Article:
U.S. Joint Fire Science Program


Date of this Version


Document Type



Fire Science Brief, Issue 92, February 2010


US government work.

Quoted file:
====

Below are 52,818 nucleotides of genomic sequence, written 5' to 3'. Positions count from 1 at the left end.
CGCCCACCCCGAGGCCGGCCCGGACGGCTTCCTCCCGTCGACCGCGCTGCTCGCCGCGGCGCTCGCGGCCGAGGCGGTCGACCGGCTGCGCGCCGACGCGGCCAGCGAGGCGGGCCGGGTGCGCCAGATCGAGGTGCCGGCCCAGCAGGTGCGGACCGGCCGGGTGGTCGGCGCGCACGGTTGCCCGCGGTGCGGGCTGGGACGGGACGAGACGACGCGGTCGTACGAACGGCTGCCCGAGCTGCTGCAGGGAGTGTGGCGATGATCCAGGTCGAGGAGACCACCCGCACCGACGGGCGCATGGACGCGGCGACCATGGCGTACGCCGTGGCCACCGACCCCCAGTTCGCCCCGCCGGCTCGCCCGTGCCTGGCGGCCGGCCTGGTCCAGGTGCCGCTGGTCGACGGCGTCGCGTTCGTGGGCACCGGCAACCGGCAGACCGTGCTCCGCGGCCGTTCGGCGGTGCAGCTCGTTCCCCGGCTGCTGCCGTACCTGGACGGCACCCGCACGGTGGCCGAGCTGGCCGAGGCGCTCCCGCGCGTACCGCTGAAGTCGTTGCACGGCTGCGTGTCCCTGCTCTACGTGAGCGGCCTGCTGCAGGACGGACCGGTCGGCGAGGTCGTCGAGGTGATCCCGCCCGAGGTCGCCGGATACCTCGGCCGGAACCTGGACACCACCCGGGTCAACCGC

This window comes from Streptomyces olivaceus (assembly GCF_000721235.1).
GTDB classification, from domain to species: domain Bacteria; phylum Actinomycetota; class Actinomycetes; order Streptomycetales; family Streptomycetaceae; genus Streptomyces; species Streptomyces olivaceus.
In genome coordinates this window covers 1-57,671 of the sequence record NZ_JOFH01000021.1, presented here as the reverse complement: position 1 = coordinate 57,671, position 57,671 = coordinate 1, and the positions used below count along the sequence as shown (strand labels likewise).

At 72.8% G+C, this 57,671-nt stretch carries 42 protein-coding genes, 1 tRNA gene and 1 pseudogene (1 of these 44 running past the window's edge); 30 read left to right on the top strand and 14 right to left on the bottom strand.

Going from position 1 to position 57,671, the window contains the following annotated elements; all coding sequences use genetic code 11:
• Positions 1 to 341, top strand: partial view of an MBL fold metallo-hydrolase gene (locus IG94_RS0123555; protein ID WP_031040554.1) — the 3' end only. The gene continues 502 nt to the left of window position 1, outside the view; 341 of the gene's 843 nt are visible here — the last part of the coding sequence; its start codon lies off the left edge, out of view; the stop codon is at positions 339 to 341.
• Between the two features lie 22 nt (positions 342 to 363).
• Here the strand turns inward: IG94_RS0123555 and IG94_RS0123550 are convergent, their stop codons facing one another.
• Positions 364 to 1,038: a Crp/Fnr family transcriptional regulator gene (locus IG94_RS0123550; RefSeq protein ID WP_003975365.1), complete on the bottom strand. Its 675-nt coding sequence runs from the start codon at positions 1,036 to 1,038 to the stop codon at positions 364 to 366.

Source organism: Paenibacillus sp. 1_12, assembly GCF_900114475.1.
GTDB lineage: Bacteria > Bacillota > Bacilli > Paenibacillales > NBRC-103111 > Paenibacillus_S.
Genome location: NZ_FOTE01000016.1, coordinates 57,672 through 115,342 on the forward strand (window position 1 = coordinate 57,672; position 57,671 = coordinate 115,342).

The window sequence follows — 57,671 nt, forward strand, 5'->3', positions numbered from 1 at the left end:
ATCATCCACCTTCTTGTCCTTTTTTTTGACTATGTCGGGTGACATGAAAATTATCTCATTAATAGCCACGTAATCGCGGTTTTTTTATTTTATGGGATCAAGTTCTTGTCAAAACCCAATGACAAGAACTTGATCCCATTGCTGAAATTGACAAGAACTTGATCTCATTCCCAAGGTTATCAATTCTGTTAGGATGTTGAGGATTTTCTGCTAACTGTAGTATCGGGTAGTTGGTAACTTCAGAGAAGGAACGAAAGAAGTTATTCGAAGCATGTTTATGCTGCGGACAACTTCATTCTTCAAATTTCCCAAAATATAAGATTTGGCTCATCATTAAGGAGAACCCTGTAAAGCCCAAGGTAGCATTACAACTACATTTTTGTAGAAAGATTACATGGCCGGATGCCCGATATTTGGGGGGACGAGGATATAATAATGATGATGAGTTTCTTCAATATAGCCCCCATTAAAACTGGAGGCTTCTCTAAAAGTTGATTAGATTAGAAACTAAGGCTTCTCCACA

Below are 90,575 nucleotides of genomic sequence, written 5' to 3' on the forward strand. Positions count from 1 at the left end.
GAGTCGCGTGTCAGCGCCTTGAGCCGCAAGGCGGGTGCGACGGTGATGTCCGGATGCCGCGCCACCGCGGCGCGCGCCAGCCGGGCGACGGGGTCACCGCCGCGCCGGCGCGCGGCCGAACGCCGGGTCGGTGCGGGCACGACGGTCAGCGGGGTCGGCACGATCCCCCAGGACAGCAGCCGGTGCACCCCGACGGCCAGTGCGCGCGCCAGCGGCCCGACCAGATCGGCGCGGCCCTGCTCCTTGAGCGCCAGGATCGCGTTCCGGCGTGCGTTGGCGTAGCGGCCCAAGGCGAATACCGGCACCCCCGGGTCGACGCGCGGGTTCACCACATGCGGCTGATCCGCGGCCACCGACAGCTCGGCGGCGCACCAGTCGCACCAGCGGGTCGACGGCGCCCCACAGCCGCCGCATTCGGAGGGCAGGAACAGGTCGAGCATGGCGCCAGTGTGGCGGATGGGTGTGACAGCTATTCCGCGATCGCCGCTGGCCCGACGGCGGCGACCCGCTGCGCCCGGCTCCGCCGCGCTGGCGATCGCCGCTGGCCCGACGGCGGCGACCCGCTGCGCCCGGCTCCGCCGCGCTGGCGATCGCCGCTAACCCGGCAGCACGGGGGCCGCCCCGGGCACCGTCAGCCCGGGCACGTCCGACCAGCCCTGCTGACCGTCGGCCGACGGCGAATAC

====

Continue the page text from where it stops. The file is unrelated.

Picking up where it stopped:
Nitrogen availability in soils, streams and associated terrestrial and aquatic vegetation can be infl uenced by both wildfi res and prescribed burns, though typically not to the same degree. Extensive research was done on postfire nitrogen dynamics at several mid-altitude coniferous National Forest sites in Idaho. Sites included both wildfi relocations and prescribed burn projects. By measurement of both ammonium (NH4) and nitrate (NO3) levels, researchers documented over time the effects of both high-intensity wildfi res and lower-intensity prescribed burns on nitrogen transformation processes in soil levels, and nitrogen levels in various ecosystem components. Field measurements demonstrated that the soil, water and foliage nitrogen effects of low-intensity spring prescribed fi res are quite different from the nitrogen dynamics of wildfi res. Wildfires in these western forests produced significant (three year plus) pulses of nitrogen to aquatic systems, compared to very limited pulses from spring prescribed burns.